12. 12. Readings <ul><li>As far as textbook readings, I like to list what I expect to be read before each class. </li></ul><ul><li>Accomplishes two things: Improves class discussion, and lets you know who has done the reading when you ask questions and they don’t know the answers. </li></ul>
  13. 13. Non-textbook readings <ul><li>Like to give students a book to read during the semester in addition to the textbook. </li></ul><ul><li>Needs to be something that shows them how business reporters do their job. </li></ul><ul><li>A number of recent books qualify. </li></ul>
  14. 14. Non-textbook readings <ul><li>Here are some suggestions: </li></ul><ul><li>&quot;24 Days: How Two Wall Street Journal Reporters Uncovered the Lies that Destroyed Faith in Corporate America.&quot; By Rebecca Smith and John Emshwiler. Harper Collins. 2003. </li></ul><ul><li>“ The Fortune Tellers: Inside Wall Street's Game of Money, Media, and Manipulation.” By Howard Kurtz. Touchstone Books. 2001. </li></ul>
  15. 15. Non-textbook readings <ul><li>Some other suggestions: </li></ul><ul><li>&quot;High and Mighty: The Dangerous Rise of the SUV.&quot; By Keith Bradsher. Public Affairs: 2004. </li></ul><ul><li>&quot;Smartest Guys in the Room: The Amazing Rise and Scandalous Fall of Enron.” By Bethany McLean and Peter Elkind. Portfolio: 2003. </li></ul><ul><li>The Big Short, by Michael Lewis. Norton: 2010. </li></ul><ul><li>All the Devils are Here, by Bethany McLean and Joe Nocera. Penguin: 2010. </li></ul>
  16. 16. Non-textbook readings <ul><li>If you do assign one of these books to your students, don’t make them write the typical book report. </li></ul><ul><li>Hold a class discussion one day about the reporting tactics discussed in the books. </li></ul><ul><li>Or, have the students write about how they may have reported stories differently than the journalists in the books. </li></ul>
  17. 17. Writing assignments <ul><li>Will the writing assignments be done in class, or outside of class? </li></ul><ul><li>Unless you’re teaching in a room that has computers, most reporting classes require stories to be written outside of class. </li></ul><ul><li>Make sure there is a set deadline when stories are due. Make deadlines realistic, but enforce it strictly. </li></ul>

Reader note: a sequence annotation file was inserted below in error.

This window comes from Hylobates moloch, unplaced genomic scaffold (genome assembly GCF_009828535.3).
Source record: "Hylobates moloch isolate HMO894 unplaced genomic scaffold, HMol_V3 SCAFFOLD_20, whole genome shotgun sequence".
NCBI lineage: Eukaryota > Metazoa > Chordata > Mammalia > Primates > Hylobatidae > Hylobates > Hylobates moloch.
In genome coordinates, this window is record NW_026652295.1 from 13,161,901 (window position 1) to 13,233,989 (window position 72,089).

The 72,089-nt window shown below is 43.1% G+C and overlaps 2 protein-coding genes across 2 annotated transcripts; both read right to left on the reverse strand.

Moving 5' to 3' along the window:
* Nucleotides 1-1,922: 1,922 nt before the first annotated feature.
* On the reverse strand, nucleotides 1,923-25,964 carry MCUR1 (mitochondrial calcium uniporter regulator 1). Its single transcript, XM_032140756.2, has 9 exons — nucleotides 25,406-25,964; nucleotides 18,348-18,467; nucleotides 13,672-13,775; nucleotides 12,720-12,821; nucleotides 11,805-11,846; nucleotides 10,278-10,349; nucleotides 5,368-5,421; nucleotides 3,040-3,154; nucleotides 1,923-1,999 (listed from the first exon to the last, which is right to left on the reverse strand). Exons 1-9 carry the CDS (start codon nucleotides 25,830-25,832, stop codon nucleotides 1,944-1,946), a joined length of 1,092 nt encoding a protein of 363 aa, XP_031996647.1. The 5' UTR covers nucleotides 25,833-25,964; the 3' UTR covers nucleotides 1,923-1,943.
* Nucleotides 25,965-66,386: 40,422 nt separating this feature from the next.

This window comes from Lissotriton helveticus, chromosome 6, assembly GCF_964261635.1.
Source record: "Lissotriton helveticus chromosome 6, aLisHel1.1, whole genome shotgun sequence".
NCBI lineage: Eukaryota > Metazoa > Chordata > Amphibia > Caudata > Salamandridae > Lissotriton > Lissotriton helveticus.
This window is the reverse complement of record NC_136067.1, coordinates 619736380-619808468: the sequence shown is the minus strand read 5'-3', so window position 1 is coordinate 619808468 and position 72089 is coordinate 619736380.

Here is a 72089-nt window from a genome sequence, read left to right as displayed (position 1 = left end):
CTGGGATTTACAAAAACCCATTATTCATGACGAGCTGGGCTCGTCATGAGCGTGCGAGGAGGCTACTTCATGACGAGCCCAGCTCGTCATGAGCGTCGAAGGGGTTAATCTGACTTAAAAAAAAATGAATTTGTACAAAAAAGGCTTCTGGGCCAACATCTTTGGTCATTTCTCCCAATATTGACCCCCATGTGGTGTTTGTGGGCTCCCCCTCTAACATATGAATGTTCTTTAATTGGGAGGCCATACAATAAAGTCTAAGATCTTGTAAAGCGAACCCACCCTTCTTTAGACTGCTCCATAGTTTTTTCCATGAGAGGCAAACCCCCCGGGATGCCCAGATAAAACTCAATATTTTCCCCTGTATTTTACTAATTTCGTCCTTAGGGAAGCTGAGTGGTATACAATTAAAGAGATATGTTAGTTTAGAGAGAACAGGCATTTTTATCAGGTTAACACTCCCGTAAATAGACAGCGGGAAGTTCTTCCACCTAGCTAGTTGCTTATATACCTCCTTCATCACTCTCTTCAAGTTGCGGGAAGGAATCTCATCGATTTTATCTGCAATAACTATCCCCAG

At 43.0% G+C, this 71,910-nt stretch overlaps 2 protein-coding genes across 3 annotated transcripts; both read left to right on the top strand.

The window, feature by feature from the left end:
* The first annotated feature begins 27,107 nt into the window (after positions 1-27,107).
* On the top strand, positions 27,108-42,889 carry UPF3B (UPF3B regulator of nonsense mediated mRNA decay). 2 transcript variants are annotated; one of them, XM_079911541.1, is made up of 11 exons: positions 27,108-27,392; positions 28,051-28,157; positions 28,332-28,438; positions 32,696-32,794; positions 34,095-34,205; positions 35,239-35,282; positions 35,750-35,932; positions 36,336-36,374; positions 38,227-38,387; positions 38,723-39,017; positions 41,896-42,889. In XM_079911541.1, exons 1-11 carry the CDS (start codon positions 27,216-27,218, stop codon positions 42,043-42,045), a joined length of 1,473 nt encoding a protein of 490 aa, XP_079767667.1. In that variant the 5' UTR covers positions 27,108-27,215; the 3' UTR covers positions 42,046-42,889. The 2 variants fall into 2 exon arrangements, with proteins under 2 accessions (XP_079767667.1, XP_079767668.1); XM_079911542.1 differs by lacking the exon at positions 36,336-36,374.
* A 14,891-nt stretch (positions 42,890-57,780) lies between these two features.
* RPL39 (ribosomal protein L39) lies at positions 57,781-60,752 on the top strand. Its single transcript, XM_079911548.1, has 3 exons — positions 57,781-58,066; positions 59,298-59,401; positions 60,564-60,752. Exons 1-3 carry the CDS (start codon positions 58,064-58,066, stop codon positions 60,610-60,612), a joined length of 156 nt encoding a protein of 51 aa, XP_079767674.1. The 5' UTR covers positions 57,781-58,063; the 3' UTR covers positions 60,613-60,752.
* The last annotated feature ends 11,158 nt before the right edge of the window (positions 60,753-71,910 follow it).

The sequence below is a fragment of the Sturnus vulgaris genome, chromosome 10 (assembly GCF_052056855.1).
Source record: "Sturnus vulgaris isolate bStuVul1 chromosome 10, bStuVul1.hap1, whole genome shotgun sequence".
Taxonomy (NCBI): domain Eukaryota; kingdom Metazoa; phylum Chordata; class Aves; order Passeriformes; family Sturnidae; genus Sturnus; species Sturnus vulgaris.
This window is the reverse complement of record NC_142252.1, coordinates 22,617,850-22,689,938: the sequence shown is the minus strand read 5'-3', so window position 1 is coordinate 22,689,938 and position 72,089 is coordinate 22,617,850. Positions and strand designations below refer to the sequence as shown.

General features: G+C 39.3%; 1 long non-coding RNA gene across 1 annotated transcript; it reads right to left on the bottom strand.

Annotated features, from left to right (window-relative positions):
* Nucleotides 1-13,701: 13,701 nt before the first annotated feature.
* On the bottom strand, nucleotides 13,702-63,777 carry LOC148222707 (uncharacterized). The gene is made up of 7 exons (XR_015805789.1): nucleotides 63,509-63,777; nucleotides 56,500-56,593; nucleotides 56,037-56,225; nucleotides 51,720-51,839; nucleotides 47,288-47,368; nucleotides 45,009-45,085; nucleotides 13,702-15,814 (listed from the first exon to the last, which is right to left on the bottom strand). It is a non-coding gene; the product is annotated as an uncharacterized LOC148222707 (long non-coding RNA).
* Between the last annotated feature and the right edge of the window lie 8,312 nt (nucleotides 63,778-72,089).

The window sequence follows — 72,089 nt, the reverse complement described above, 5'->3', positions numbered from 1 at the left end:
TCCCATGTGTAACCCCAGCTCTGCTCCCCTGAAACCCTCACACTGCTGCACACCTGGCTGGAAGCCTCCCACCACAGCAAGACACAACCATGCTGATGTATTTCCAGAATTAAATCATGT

18. 18. Writing assignments <ul><li>The writing assignments should be assigned at the end of a class, but they should also be marked on the syllabus. </li></ul><ul><li>Discuss the material in class, such as earnings stories. Talk about how it’s reported and written. </li></ul><ul><li>Then, assign immediately, so it’s fresh in their minds. </li></ul>
  19. 19. Writing assignments <ul><li>Also, set guidelines on what the students can – and can’t – do for the writing assignments. </li></ul><ul><li>Can they e-mail or call you with questions? </li></ul><ul><li>Can they look at how similar stories were written online? </li></ul><ul><li>Can they have another student look at their work? </li></ul><ul><li>What type of sources are they supposed to use? </li></ul>
  20. 20. Writing assignments <ul><li>Also, discuss with the class how the writing assignments are going to be graded? </li></ul><ul><li>Are you more interested in seeing that they understand the concepts that they are writing about? </li></ul><ul><li>Do you also want to see good structure and transitions, for example? </li></ul>
  21. 21. The fact error issue <ul><li>It’s vitally important to instill a belief in “Business Reporting” students that getting a number or name wrong can kill their credibility, especially with those they’re writing about. </li></ul><ul><li>How much will you count off for a fact error? </li></ul><ul><li>At UNC, it’s 50 points. </li></ul>
  22. 22. Writing assignments <ul><li>How much should a student’s writing assignments count for their overall grade? </li></ul><ul><li>I like to give 9 or 10 writing assignments throughout the semester. </li></ul><ul><li>Make them at least 40 percent of the grade. </li></ul>